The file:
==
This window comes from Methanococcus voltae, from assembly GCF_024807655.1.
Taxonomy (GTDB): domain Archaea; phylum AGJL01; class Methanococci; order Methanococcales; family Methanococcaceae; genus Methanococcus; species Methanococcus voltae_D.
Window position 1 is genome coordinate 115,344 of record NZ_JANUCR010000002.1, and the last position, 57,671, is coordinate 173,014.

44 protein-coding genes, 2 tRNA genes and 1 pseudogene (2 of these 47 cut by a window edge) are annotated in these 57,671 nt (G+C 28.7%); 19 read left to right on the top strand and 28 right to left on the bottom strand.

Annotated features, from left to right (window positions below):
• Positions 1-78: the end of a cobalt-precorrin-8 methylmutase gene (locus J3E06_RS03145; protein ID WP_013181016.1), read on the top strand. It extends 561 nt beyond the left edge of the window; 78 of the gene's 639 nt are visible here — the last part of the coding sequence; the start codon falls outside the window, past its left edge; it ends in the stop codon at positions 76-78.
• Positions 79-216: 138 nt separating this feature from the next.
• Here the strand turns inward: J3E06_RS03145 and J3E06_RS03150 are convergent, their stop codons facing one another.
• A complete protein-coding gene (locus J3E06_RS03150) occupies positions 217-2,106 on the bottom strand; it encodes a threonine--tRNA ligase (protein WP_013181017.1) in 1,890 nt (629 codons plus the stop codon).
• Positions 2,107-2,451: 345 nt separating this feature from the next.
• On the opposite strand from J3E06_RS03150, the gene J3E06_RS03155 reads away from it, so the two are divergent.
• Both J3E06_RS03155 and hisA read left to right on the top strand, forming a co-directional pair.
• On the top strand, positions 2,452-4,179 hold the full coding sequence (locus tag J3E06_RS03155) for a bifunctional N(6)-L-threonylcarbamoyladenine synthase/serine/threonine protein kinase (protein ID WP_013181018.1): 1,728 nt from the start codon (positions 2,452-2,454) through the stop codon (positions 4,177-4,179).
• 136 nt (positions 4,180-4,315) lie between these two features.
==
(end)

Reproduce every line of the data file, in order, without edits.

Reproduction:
This window comes from Methanococcus voltae, from assembly GCF_024807655.1.
Taxonomy (GTDB): domain Archaea; phylum AGJL01; class Methanococci; order Methanococcales; family Methanococcaceae; genus Methanococcus; species Methanococcus voltae_D.
Window position 1 is genome coordinate 115,344 of record NZ_JANUCR010000002.1, and the last position, 57,671, is coordinate 173,014.

44 protein-coding genes, 2 tRNA genes and 1 pseudogene (2 of these 47 cut by a window edge) are annotated in these 57,671 nt (G+C 28.7%); 19 read left to right on the top strand and 28 right to left on the bottom strand.

Annotated features, from left to right (window positions below):
• Positions 1-78: the end of a cobalt-precorrin-8 methylmutase gene (locus J3E06_RS03145; protein ID WP_013181016.1), read on the top strand. It extends 561 nt beyond the left edge of the window; 78 of the gene's 639 nt are visible here — the last part of the coding sequence; the start codon falls outside the window, past its left edge; it ends in the stop codon at positions 76-78.
• Positions 79-216: 138 nt separating this feature from the next.
• Here the strand turns inward: J3E06_RS03145 and J3E06_RS03150 are convergent, their stop codons facing one another.
• A complete protein-coding gene (locus J3E06_RS03150) occupies positions 217-2,106 on the bottom strand; it encodes a threonine--tRNA ligase (protein WP_013181017.1) in 1,890 nt (629 codons plus the stop codon).
• Positions 2,107-2,451: 345 nt separating this feature from the next.
• On the opposite strand from J3E06_RS03150, the gene J3E06_RS03155 reads away from it, so the two are divergent.
• Both J3E06_RS03155 and hisA read left to right on the top strand, forming a co-directional pair.
• On the top strand, positions 2,452-4,179 hold the full coding sequence (locus tag J3E06_RS03155) for a bifunctional N(6)-L-threonylcarbamoyladenine synthase/serine/threonine protein kinase (protein ID WP_013181018.1): 1,728 nt from the start codon (positions 2,452-2,454) through the stop codon (positions 4,177-4,179).
• 136 nt (positions 4,180-4,315) lie between these two features.